This is the ninth in our “8 Questions” series — in which we sit down with founders in the Playfair portfolio who share their entrepreneurial journey.
We first invested in Ravelin in 2015. At the time, we were inspired by the experience and vision of the founding team who met at Hailo, the early mover taxi app. Since co-founding Ravelin, they have built sophisticated technology to help businesses with evolving fraud threats and accept payments with confidence. They have recently raised $20M in a Series C led by Draper Esprit, with participation from existing investors Amadeus Capital Partners, BlackFin and Passion Capital.
Today, we sit down with co-founder and CEO, Martin Sweeney, to hear his story, from deciding to take the plunge as an entrepreneur to building Ravelin to where it is today. We hope this can help other founders and aspirational entrepreneurs in their own ventures.
1. What inspired you to be an entrepreneur?
When working together at Hailo, we grew from a team of 5 to 200 in three years; scaling was exciting but stressful. One thing we noticed at Hailo was there was a huge fraud problem in the taxi space which cost the market millions of pounds. We looked into this problem and thought surely someone could do something about it but current solutions were all built for other markets such as air travel or retail, both of which were such different models from on-demand mobile platforms. This is when we first saw an opportunity.
At the same time, one of my co-founders and I had young children so it was a risk to leave Hailo to explore our opportunity but we felt the risk was worthwhile. So we decided to leave and be our own bosses, test our theories and save businesses £100Ms a year from fraud.
2. Can you take us back to the beginnings of Ravelin?
After 5–6 years of working at Hailo, Hailo actually became our first client. It was great to have an anchor client, someone who trusted us, even though we didn’t even have a product yet. We built a very safe and secure product from day one— the classic startup MVP model does not work with cybersecurity/payments — and we’re still using that same code today, although we’ve built and expanded on it.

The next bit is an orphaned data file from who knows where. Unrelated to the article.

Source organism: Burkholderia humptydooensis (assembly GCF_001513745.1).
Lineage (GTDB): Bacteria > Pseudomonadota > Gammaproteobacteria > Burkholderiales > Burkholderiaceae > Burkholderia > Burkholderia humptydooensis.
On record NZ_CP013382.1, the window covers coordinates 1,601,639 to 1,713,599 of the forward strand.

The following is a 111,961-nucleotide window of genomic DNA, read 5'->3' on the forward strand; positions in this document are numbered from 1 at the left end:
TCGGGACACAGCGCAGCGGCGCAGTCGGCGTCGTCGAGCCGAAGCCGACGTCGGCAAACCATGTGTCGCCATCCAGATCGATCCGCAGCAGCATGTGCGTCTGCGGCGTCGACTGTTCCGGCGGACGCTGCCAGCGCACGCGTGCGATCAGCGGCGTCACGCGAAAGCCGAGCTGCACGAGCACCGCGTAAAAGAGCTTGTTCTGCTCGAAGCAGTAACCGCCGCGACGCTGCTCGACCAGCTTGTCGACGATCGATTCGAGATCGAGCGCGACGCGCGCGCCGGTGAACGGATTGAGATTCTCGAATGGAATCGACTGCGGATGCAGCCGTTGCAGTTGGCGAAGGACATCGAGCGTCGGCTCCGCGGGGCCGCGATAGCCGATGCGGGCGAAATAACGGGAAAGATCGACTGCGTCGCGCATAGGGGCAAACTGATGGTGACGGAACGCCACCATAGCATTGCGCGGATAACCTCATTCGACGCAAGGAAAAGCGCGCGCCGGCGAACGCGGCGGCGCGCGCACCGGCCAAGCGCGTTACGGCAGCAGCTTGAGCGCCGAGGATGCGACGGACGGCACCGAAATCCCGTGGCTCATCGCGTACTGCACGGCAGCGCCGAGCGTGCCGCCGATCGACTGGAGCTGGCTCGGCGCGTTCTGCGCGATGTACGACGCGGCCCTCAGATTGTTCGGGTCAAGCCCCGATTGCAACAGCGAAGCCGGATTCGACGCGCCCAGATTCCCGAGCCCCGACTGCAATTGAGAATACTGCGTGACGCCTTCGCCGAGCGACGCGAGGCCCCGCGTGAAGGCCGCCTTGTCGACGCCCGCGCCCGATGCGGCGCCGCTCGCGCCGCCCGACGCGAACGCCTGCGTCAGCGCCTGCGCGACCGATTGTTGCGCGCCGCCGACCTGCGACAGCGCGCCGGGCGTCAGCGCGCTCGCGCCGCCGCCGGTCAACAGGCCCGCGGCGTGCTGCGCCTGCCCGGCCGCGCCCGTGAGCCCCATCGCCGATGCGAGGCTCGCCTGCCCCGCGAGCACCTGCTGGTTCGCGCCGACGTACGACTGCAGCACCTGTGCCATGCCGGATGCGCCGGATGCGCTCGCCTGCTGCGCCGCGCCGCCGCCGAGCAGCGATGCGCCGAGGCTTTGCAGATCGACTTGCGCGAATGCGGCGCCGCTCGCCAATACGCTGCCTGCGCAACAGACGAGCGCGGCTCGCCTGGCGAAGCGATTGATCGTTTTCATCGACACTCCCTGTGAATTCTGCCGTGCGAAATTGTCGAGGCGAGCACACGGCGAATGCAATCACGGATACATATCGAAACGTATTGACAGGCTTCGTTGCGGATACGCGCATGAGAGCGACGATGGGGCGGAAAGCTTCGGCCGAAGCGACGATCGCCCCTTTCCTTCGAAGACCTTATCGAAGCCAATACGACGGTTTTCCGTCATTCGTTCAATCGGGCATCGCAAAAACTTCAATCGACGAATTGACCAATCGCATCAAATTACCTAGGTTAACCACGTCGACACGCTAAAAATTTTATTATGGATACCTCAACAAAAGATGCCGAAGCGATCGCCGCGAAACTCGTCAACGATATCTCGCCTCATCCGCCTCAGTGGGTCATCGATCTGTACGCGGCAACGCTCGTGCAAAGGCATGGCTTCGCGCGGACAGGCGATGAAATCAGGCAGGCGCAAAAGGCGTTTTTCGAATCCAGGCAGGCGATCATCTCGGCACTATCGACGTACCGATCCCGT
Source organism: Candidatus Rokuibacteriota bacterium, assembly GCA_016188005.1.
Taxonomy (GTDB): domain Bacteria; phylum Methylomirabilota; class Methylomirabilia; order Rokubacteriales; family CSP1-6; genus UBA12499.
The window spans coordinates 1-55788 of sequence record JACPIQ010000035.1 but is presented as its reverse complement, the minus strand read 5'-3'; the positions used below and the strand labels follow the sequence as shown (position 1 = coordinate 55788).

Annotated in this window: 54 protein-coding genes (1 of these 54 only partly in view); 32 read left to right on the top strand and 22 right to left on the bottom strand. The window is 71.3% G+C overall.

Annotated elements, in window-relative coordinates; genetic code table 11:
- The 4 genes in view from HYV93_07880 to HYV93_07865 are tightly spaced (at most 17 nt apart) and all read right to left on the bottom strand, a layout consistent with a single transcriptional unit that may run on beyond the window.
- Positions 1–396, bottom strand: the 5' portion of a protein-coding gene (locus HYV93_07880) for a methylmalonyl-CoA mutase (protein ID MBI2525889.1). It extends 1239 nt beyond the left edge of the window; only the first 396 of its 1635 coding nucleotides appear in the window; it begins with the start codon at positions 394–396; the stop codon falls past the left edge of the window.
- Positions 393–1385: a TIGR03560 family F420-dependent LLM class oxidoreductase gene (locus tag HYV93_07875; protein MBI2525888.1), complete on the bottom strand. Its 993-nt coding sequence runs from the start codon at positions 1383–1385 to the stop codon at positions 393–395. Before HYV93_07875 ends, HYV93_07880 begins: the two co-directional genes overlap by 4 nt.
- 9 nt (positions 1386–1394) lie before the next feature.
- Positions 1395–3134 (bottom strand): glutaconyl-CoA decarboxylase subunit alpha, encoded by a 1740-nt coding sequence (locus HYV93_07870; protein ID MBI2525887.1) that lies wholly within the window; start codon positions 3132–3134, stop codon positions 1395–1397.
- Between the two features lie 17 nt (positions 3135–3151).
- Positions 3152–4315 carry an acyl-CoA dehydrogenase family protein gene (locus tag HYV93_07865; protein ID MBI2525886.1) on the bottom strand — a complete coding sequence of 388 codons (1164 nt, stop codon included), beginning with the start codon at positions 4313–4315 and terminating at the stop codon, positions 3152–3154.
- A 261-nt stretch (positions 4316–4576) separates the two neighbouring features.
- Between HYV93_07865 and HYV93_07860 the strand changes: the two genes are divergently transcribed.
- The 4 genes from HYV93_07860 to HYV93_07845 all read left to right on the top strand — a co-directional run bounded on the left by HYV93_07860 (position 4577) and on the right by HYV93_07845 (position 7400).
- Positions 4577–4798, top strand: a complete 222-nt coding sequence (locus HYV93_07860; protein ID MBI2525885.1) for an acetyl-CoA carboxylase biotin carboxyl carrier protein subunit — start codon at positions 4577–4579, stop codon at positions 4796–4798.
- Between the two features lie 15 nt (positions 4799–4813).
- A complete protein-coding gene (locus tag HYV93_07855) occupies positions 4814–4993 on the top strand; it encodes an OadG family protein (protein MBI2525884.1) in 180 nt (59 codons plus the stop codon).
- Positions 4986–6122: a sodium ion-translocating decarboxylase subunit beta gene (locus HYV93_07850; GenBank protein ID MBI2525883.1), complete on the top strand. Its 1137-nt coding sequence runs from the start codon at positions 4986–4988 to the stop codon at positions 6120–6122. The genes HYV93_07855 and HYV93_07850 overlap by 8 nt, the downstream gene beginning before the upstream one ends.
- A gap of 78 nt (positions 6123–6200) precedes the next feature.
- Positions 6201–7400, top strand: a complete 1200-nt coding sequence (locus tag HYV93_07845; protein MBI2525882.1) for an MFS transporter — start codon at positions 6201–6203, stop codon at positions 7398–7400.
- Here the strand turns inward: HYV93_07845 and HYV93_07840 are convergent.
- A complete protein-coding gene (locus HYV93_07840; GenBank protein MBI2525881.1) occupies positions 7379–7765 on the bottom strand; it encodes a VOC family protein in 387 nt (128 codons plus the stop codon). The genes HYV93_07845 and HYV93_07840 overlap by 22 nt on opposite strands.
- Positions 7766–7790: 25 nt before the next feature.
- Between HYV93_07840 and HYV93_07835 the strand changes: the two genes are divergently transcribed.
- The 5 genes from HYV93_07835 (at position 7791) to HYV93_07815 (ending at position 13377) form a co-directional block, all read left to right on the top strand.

We raised our first institutional round from Passion Capital who wrote a cheque after we pitched with one slide deck. In fact, it was Christmas Eve when we received our first Term Sheet.
3. What is the hardest lesson learned since day 1?
We needed to do things properly from day one. My personal trait is to want results quickly and to always be thinking about the next thing. But a) you need to be careful with security and data protection and b) B2B sales with enterprises are a slow process; even when you think you’ve cracked it, you’re only at the beginning and you’ve still got procurement, integrations etc. to go. Being patient has been very hard. The results are there but you have to understand this is a long game. The need for constant feedback is hard when you’re in a slow-moving system and you have to slow down, think and do things properly.
4. What has been your strangest day as a founder?
Pre-pandemic, I did lots of international travel. One day , I was visiting São Paulo; it was 41 degrees and 100% humidity. I then got on a flight to New York where it felt like -20 degrees and there was a vortex storm. The temperature and culture shock going from Brazil to the US, and then working with extreme wardrobe malfunction, made it the strangest day I’ve experienced as a founder!
5. What have you learned from your investors since you first fundraised?
Investors have been good at forcing me to simplify the story. For founders, it can be easy to get deeply technical quickly, use lots of acronyms, talk about algorithms and essentially, be blinded by the science/tech. But focusing on the value, why people should buy it, why people should trust us and the story behind that is key in every investor, employee and customer conversation.
6. As a founder, what is your proudest achievement to date?
Firstly, I’m proud that it works. We started with a theory and hypothesis but seeing it in action, seeing the results and the fact that customers are happy to trust you, take a leap of faith and a bet on you is incredible to see. The product actually works and people took a risk; they’ve been proven right in their decision.
Secondly, I’m proud of the people we hired as juniors that have since moved up. We want people to enjoy their time at Ravelin and feel enriched; feel that it’s a supercharger in their career, to get opportunities, build relationships and friendships, and be more employable!
7. Crystal Ball: What are your plans for the future?
Expanding the range of fraud predictions and products we sell. We want to help big merchants grow businesses faster and more safely, and reach new customers. With payments in general, there is so much more to be done and to achieve more, we need to sell better, faster and make the user experience even better.
8. #1 piece of advice to an aspirational founder?
Be really honest with your motivations. If you think you’ll be a billionaire because you’ve seen Elon Musk do it, that won’t work. You need a genuine interest in what you do and if it’s a get rich quick scheme, you won’t succeed. It’s a long, hard slog and most people will fail; be resilient and honest with your motivations and intrinsic interest in what you’re doing.